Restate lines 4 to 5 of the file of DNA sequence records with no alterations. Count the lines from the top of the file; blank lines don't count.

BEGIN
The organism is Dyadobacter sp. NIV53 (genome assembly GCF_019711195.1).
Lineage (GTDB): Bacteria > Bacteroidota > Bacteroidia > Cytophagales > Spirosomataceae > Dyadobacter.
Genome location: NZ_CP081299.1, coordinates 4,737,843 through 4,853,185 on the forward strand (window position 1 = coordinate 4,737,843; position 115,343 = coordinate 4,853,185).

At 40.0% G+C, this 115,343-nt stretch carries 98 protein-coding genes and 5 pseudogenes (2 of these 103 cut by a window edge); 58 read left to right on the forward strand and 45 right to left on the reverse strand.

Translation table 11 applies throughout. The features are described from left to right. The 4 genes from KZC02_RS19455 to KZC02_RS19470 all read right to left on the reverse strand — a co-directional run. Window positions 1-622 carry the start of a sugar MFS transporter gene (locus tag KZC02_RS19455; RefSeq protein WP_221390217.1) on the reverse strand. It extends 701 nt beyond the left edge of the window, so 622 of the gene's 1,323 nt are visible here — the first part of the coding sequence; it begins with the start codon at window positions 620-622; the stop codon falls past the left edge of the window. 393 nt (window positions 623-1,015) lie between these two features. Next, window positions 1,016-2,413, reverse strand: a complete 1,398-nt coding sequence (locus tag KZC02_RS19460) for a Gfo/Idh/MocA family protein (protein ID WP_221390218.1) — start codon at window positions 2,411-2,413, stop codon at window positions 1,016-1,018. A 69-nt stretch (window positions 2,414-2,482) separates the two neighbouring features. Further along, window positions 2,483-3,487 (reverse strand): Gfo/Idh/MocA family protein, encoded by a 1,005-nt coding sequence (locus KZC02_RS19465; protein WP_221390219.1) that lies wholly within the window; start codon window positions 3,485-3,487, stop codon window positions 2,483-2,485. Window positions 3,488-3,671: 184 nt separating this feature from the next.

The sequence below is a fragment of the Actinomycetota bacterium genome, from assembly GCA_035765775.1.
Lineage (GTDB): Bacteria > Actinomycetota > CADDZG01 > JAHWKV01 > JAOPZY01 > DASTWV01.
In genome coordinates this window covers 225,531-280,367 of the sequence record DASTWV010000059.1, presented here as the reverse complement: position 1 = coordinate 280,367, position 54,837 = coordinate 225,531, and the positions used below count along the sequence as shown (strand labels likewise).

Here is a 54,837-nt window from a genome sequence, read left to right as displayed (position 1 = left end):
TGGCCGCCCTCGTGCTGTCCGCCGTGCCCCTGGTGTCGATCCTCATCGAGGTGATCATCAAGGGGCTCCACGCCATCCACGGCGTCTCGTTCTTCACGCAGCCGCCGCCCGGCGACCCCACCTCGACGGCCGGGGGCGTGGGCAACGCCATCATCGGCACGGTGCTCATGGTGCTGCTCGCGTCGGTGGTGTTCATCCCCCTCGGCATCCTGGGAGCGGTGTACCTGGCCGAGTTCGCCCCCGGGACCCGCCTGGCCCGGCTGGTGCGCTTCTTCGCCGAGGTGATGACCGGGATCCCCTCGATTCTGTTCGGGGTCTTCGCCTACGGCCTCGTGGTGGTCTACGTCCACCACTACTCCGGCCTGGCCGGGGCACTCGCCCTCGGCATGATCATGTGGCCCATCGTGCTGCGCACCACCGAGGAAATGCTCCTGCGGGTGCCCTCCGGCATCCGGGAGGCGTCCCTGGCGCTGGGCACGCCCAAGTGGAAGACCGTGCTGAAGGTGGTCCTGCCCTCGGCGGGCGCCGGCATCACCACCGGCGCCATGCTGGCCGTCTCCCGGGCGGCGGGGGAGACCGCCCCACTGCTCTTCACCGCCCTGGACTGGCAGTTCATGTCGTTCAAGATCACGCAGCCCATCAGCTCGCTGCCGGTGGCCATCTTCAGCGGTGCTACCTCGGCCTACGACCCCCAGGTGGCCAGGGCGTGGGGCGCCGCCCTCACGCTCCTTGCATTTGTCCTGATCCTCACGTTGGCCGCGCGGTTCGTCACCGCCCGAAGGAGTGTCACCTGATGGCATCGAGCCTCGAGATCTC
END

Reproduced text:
At 40.0% G+C, this 115,343-nt stretch carries 98 protein-coding genes and 5 pseudogenes (2 of these 103 cut by a window edge); 58 read left to right on the forward strand and 45 right to left on the reverse strand.

Translation table 11 applies throughout. The features are described from left to right. The 4 genes from KZC02_RS19455 to KZC02_RS19470 all read right to left on the reverse strand — a co-directional run. Window positions 1-622 carry the start of a sugar MFS transporter gene (locus tag KZC02_RS19455; RefSeq protein WP_221390217.1) on the reverse strand. It extends 701 nt beyond the left edge of the window, so 622 of the gene's 1,323 nt are visible here — the first part of the coding sequence; it begins with the start codon at window positions 620-622; the stop codon falls past the left edge of the window. 393 nt (window positions 623-1,015) lie between these two features. Next, window positions 1,016-2,413, reverse strand: a complete 1,398-nt coding sequence (locus tag KZC02_RS19460) for a Gfo/Idh/MocA family protein (protein ID WP_221390218.1) — start codon at window positions 2,411-2,413, stop codon at window positions 1,016-1,018. A 69-nt stretch (window positions 2,414-2,482) separates the two neighbouring features. Further along, window positions 2,483-3,487 (reverse strand): Gfo/Idh/MocA family protein, encoded by a 1,005-nt coding sequence (locus KZC02_RS19465; protein WP_221390219.1) that lies wholly within the window; start codon window positions 3,485-3,487, stop codon window positions 2,483-2,485. Window positions 3,488-3,671: 184 nt separating this feature from the next.